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Old 01-26-2019, 12:38 PM   #7
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You don't say what insulation you have. If fiberglass, then there's a chance that through air leakage and convective currents (plus possibly poor installation) you're losing insulation value anyway.
You could air-seal the perimeter of the cavity with a thin bead of foam in a can (Great Stuff) and then put the batts back in, tucking enough insulation between hoses and outside sheathing. Or you could be proactive and treat the whole cavity with foam (something like "cut and cobble"). Another way would be to primarily encase the pipes and valve in foam, especially filling all the space where they're facing the exterior sheathing. I think that should prevent any pipe freeze unless your house is unoccupied/unheated for longer stretches during the cold months. But in that case, all bets are off anyway.
Altogether, this strikes me as a concern that can be easily solved with modern insulation methods.
And no, I don't think the Kerdi Board's insulation value is great enough to cause a concern.
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Old 01-28-2019, 11:48 AM   #8
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When I finished in my basement, I had to contend with some plumbing along outside walls, namely copper pipes feeding outdoor hose spigots.

The thing I did was to use 1/2" foam board insulation behind the plumbing (where possible) and beside the plumbing (stacking it up to the thickness of the wall), leaving an un-insulated channel from the plumbing to the interior wall... the idea being to provide a way for some of the warmth of the room to reach the copper pipes.

Now I'll admit that I live in Alabama, where "bitter cold" is defined as anything in the twenties. But we still usually get at least one night of the year where the night time lows drop into the upper teens.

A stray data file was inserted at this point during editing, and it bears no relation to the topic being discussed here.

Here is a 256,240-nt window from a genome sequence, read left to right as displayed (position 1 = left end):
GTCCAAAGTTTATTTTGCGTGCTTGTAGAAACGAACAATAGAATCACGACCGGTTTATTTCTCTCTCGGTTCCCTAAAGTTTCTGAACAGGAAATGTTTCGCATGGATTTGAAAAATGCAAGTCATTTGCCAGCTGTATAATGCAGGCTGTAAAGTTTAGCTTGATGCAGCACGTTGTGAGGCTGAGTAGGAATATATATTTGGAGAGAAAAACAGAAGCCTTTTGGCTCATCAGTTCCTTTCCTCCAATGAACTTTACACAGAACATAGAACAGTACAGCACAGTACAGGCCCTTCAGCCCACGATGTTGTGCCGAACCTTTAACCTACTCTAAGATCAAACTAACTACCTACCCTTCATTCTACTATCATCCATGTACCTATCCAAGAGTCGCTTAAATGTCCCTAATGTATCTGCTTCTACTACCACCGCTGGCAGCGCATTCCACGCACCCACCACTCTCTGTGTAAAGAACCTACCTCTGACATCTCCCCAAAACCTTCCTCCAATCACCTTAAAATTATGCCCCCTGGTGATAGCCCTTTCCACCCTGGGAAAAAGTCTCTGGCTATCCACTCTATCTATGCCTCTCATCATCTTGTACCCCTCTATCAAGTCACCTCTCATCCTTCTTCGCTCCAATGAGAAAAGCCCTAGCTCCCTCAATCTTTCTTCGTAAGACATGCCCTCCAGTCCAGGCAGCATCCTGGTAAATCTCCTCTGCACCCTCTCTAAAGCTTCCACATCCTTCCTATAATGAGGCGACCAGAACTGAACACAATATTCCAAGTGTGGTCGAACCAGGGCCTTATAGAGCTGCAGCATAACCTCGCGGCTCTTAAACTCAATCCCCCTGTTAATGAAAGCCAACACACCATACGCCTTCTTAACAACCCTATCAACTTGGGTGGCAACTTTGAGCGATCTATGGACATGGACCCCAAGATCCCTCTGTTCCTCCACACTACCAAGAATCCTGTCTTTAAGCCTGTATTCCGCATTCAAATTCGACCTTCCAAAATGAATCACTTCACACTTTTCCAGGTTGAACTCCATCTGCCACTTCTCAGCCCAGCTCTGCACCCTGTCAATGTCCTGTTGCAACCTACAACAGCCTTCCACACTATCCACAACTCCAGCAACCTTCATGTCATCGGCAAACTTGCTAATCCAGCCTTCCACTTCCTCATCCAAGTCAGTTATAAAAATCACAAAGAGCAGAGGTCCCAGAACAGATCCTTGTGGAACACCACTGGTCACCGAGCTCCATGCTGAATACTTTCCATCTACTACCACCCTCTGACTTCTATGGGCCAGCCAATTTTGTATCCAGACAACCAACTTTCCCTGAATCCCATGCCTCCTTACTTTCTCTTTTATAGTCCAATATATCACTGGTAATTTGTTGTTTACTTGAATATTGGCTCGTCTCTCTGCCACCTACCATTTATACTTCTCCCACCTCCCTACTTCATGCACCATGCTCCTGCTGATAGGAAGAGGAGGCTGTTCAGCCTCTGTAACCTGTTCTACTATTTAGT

The hose spigots mentioned above have been plumbed with "frost free hose spigots", and I never drain the pipes for the winter. It's been about 8 years since I finished the basement and haven't had a busted pipe yet.

The layering for my most exposed pipe was something like this (outside to in):
Brick Veneer
Tyvek House Wrap
1/2"OSB sheeting,
1/2" foam board insulation
1/2" copper pipe
air
1/2" Hardie Backer
AquaDefense
Thinset
Thick Tile (suitable for floors and walls).
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Old 02-17-2019, 05:19 PM   #9
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Distance between shower enclosure and drywall

Is there a minimal distance between shower enclosure and the joint between drywall and backboard panel? (see attached picture)

I am sketching up tile layout and need to determine where drywall and backer board should meet.

Maybe I am paranoid, but my concern is that if that spacing is too small, water from inside the shower will get behind the tile through grout, since I am using foam based board(like Kerdi board), which will not absorb any water, water will move between tile and board and eventually reach the drywall panel and ruin it.

Thanks,

-XT